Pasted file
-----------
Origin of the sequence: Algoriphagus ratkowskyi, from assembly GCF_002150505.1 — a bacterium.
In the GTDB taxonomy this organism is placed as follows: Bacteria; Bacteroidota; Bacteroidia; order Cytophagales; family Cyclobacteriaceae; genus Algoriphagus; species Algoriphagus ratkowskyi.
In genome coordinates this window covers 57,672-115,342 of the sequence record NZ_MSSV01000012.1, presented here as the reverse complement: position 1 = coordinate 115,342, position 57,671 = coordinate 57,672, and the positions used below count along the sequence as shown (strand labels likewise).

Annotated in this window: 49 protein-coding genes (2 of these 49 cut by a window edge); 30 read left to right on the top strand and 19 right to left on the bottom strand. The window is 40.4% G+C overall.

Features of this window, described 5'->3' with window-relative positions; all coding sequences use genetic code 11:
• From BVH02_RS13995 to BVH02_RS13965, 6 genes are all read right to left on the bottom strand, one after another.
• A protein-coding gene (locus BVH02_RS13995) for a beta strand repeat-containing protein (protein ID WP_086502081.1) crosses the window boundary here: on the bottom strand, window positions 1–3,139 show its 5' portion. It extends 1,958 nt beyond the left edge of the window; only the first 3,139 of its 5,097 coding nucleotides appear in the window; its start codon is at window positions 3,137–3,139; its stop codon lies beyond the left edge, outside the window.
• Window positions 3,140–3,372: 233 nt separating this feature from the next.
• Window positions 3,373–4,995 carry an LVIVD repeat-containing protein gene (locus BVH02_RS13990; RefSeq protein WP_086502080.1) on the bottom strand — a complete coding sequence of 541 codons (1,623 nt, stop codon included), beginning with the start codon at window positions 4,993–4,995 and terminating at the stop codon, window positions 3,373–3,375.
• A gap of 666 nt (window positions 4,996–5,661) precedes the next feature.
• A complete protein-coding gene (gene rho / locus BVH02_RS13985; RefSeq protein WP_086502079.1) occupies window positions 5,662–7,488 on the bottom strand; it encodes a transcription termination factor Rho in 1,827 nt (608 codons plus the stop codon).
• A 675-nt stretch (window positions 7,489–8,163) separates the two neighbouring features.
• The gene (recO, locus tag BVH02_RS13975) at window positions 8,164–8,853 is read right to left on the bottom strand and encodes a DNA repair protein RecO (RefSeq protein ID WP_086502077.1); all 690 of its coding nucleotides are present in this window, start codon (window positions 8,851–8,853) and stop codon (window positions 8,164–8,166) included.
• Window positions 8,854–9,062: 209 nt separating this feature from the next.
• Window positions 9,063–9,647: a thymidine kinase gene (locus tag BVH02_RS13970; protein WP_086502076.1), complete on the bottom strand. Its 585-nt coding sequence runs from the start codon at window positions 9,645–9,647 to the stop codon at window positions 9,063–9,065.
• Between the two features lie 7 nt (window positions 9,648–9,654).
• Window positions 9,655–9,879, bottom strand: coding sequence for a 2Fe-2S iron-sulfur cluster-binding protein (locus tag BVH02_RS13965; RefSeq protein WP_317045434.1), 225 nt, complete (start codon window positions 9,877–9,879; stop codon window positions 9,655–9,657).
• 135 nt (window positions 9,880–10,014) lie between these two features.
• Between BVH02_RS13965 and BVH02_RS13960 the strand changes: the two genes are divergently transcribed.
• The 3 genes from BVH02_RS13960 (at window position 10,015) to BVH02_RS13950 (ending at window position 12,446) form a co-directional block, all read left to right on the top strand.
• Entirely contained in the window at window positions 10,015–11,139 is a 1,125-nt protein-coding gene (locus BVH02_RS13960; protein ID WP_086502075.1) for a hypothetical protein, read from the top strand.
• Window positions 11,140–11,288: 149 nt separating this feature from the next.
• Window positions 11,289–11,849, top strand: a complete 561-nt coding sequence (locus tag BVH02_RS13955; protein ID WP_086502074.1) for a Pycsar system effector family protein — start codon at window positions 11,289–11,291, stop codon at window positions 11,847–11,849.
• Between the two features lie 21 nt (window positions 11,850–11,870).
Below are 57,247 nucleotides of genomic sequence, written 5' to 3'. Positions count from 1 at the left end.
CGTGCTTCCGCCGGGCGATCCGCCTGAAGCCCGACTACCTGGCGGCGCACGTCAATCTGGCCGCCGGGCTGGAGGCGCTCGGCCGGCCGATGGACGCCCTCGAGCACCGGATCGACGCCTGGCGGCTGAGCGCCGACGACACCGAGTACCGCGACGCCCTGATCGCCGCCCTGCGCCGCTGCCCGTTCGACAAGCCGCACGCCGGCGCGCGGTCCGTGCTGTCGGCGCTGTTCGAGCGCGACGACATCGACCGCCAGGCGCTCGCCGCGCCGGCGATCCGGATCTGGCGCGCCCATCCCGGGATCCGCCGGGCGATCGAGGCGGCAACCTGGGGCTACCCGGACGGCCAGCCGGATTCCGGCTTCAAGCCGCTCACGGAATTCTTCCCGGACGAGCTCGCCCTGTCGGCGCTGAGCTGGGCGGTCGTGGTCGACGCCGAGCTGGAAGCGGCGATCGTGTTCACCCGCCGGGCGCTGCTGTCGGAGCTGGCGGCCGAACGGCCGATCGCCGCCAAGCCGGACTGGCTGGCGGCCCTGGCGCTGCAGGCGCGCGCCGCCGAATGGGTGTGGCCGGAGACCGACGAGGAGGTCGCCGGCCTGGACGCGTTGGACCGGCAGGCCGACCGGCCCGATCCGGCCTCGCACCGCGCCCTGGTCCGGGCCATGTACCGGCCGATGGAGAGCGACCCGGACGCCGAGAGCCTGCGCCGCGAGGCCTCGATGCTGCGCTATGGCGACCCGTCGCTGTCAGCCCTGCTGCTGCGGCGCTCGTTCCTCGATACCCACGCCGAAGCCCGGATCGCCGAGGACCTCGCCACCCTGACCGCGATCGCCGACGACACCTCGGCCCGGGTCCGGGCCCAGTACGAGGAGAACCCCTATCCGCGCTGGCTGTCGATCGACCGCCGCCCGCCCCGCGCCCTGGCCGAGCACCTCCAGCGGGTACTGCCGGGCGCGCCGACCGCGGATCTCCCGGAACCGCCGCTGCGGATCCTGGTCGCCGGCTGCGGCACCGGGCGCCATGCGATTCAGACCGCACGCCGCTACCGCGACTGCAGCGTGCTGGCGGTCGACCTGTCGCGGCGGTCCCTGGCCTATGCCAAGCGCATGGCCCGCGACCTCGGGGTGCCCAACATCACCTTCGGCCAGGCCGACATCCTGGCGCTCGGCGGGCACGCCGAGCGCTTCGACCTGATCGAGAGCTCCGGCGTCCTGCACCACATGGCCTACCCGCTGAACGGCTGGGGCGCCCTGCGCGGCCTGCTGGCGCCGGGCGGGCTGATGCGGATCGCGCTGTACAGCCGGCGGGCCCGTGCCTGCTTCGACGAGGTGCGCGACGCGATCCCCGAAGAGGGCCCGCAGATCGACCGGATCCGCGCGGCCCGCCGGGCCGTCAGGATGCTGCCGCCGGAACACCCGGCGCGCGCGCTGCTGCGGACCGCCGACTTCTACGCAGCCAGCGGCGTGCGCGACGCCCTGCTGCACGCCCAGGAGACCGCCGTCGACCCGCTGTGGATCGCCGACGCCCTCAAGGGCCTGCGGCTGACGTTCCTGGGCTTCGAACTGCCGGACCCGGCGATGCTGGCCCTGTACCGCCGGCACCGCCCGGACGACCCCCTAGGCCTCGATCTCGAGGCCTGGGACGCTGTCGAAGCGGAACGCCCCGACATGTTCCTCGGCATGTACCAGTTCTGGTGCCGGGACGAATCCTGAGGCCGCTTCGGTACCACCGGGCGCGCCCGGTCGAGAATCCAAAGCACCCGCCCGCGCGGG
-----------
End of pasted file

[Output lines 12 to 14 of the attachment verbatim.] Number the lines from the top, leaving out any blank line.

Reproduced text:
• A 675-nt stretch (window positions 7,489–8,163) separates the two neighbouring features.
• The gene (recO, locus tag BVH02_RS13975) at window positions 8,164–8,853 is read right to left on the bottom strand and encodes a DNA repair protein RecO (RefSeq protein ID WP_086502077.1); all 690 of its coding nucleotides are present in this window, start codon (window positions 8,851–8,853) and stop codon (window positions 8,164–8,166) included.
• Window positions 8,854–9,062: 209 nt separating this feature from the next.